The Other Side of Heartbleed - Client Vulnerabilities

Published: 2014-04-11
Last Updated: 2014-04-11 12:16:23 UTC
by Rob VandenBrink (Version: 1)
3 comment(s)

We're getting reports of client applications that are vulnerable to the heartbleed issue.  Just as with server applications, these client applications are dependant on vulnerable versions of OpenSSL.

Another "patch soon" problem, you say?  The patch will be installed when the vendor ...  oh, wait a minute.  Just exactly when will your TV's manufacturer update the web browser on your TV?  And when will you be applying that patch?  How about your in-laws TV?  This vulnerability on the client side has the potential to be much longer-lived than on servers.

This combines the problem of the specific heartbleed vulnerabilty with the problem of embedded devices that may never be updated.  Or devices that are updated by vendors for a year or two after release, then abandoned when the new model comes out - home routers and TV sets are great examples of this situation, but so are medical devices.

To add to that list, there is a large contingent of Android phones that have updates maintained by the carrier instead of the manufacturer (google), and do not see frequent updates, or may never see an update.  These devices are used daily for almost everything - online banking comes immediately to mind.  The combination of a general purpose device and a vulnerability that exposes memory to an attacker (in this case, a malicious or infected server) has the potential for some widespread mayhem, for as long as that device remains in service (years instead of weeks or months)

Other applications that encrypt but we don't often think of as "clients" include traditional database software, cloud services clients, dedicated / custom browsers for online services like entertainment, even device drivers for hardware all need to be assessed.  It's also easy to say "client application XX is vulnerable", but that client application might exist on your PC, multiple tablet or phone platforms, TVs, DVRs, excercise equipment, fridges, thermostats - the list grows to include things that are smaller and smaller, that are less and less likely to be updated.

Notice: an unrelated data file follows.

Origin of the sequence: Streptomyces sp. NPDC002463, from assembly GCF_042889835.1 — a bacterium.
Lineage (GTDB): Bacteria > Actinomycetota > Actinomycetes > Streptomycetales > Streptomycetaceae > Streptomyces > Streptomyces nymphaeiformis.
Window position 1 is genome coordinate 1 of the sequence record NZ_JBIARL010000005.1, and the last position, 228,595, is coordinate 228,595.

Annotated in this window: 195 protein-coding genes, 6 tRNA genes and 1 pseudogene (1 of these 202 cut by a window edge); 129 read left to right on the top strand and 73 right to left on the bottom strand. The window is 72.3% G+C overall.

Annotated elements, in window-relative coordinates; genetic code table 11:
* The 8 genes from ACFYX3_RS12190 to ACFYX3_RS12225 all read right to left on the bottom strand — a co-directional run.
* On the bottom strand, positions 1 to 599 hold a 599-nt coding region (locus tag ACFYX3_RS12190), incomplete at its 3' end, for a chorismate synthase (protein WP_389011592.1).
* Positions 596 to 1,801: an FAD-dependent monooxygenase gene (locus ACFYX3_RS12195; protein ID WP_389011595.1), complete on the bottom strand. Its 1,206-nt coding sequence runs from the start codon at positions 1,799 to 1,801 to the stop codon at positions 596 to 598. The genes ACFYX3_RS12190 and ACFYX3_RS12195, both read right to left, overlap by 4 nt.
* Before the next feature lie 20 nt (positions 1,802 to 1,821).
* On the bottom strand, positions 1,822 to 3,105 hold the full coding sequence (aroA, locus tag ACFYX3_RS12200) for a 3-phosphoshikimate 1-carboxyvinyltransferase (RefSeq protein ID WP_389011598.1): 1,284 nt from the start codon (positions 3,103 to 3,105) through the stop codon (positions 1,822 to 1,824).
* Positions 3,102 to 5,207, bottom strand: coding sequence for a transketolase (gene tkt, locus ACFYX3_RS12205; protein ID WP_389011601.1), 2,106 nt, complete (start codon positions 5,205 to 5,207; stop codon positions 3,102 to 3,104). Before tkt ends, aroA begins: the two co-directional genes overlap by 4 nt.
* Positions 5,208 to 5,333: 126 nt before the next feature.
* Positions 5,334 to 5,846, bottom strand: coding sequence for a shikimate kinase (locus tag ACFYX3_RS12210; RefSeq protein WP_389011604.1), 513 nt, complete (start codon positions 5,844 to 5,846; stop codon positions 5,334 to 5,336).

Client applications that are currently reported as vulnerable are:

  •     MariaDB 5.5.36
  •     wget 1.15 (leaks memory of earlier connections and own state)
  •     curl 7.36.0
  •     git 1.9.1 (tested clone / push, leaks not much)
  •     nginx 1.4.7 (in proxy mode, leaks memory of previous requests)
  •     links 2.8 (leaks contents of previous visits!)
  •     OwnCloud

(from )

If you've got confirmation of other vulnerable client applications, please post the relevant information (with links) in our comment section. 

Rob VandenBrink

Keywords: client heartbleed
3 comment(s)


AnyConnect for Apple iOS is vulnerable to CVE-2014-0160 - Heartbleed
Cisco Advisory CSCuo17488 -

All versions as of 11 April 2014 are vulnerable - no fix available as of this date.

AnyConnect for Android and AnyConnect for Desktop OS's are all confirmed NOT vulnerable.
Juniper Odyssey 802.1x Client 5.6r5 and later
Junos Pulse VPN client, various versions:

1. Junos Pulse (Desktop) version 5.0R1 to 5.0R3
2. Junos Pulse (Desktop) 4.0R5 to 4.0R9.1
3. Network Connect (windows only) version 7.4R5 to 7.4R9.1 and 8.0R1 to 8.0R3.1. This client component is impacted only if used in FIPS mode. Non-FIPS version of Network Connect clients are not impacted.
4. Junos Pulse (Mobile) for Android version 4.2R1 to 5.0R3
5. Junos Pulse (Mobile) for iOS version 4.2R1 to 5.0R2 and higher. This client component is impacted only if used in FIPS mode.

Patches are available for all versions.

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